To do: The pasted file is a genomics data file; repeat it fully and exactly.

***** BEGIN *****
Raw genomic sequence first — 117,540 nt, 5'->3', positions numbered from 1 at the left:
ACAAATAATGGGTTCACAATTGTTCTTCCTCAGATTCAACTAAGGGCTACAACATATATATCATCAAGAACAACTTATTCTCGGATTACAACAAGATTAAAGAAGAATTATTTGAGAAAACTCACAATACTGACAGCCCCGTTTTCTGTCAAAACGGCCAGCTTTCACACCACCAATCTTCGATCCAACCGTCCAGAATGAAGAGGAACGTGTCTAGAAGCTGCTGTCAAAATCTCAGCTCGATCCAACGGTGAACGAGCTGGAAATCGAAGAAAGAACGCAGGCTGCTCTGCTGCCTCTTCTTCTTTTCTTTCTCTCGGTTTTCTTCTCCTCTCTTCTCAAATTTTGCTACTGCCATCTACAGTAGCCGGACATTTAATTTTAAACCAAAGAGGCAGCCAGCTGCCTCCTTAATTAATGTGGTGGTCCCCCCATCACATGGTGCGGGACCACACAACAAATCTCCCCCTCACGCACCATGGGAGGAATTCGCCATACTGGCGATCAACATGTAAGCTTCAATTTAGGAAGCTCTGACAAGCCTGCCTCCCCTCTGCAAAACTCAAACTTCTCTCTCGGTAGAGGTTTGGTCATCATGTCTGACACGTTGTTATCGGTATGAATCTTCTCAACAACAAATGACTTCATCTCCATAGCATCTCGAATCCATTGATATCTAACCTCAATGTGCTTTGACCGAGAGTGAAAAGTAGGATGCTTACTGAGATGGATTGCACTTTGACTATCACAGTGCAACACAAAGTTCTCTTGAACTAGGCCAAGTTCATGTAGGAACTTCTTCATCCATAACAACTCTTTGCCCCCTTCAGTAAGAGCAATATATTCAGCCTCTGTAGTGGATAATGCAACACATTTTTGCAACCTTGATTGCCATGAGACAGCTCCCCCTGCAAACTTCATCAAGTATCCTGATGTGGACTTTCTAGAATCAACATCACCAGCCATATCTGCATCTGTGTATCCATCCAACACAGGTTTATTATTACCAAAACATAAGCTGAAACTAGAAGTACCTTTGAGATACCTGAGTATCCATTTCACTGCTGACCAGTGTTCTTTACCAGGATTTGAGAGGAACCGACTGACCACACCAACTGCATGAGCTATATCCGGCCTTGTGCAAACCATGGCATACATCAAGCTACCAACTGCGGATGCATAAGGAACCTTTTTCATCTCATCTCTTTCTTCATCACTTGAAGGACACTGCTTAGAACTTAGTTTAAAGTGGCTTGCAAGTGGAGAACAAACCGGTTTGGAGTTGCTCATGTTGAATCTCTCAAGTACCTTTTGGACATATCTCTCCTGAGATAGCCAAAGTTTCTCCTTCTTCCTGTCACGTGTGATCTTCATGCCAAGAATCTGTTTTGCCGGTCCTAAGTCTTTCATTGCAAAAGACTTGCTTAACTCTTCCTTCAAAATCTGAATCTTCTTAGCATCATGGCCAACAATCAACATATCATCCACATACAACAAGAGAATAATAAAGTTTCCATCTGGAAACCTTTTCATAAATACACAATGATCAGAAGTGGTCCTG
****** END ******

Raw genomic sequence first — 117,540 nt, 5'->3', positions numbered from 1 at the left:
ACAAATAATGGGTTCACAATTGTTCTTCCTCAGATTCAACTAAGGGCTACAACATATATATCATCAAGAACAACTTATTCTCGGATTACAACAAGATTAAAGAAGAATTATTTGAGAAAACTCACAATACTGACAGCCCCGTTTTCTGTCAAAACGGCCAGCTTTCACACCACCAATCTTCGATCCAACCGTCCAGAATGAAGAGGAACGTGTCTAGAAGCTGCTGTCAAAATCTCAGCTCGATCCAACGGTGAACGAGCTGGAAATCGAAGAAAGAACGCAGGCTGCTCTGCTGCCTCTTCTTCTTTTCTTTCTCTCGGTTTTCTTCTCCTCTCTTCTCAAATTTTGCTACTGCCATCTACAGTAGCCGGACATTTAATTTTAAACCAAAGAGGCAGCCAGCTGCCTCCTTAATTAATGTGGTGGTCCCCCCATCACATGGTGCGGGACCACACAACAAATCTCCCCCTCACGCACCATGGGAGGAATTCGCCATACTGGCGATCAACATGTAAGCTTCAATTTAGGAAGCTCTGACAAGCCTGCCTCCCCTCTGCAAAACTCAAACTTCTCTCTCGGTAGAGGTTTGGTCATCATGTCTGACACGTTGTTATCGGTATGAATCTTCTCAACAACAAATGACTTCATCTCCATAGCATCTCGAATCCATTGATATCTAACCTCAATGTGCTTTGACCGAGAGTGAAAAGTAGGATGCTTACTGAGATGGATTGCACTTTGACTATCACAGTGCAACACAAAGTTCTCTTGAACTAGGCCAAGTTCATGTAGGAACTTCTTCATCCATAACAACTCTTTGCCCCCTTCAGTAAGAGCAATATATTCAGCCTCTGTAGTGGATAATGCAACACATTTTTGCAACCTTGATTGCCATGAGACAGCTCCCCCTGCAAACTTCATCAAGTATCCTGATGTGGACTTTCTAGAATCAACATCACCAGCCATATCTGCATCTGTGTATCCATCCAACACAGGTTTATTATTACCAAAACATAAGCTGAAACTAGAAGTACCTTTGAGATACCTGAGTATCCATTTCACTGCTGACCAGTGTTCTTTACCAGGATTTGAGAGGAACCGACTGACCACACCAACTGCATGAGCTATATCCGGCCTTGTGCAAACCATGGCATACATCAAGCTACCAACTGCGGATGCATAAGGAACCTTTTTCATCTCATCTCTTTCTTCATCACTTGAAGGACACTGCTTAGAACTTAGTTTAAAGTGGCTTGCAAGTGGAGAACAAACCGGTTTGGAGTTGCTCATGTTGAATCTCTCAAGTACCTTTTGGACATATCTCTCCTGAGATAGCCAAAGTTTCTCCTTCTTCCTGTCACGTGTGATCTTCATGCCAAGAATCTGTTTTGCCGGTCCTAAGTCTTTCATTGCAAAAGACTTGCTTAACTCTTCCTTCAAAATCTGAATCTTCTTAGCATCATGGCCAACAATCAACATATCATCCACATACAACAAGAGAATAATAAAGTTTCCATCTGGAAACCTTTTCATAAATACACAATGATCAGAAGTGGTCCTG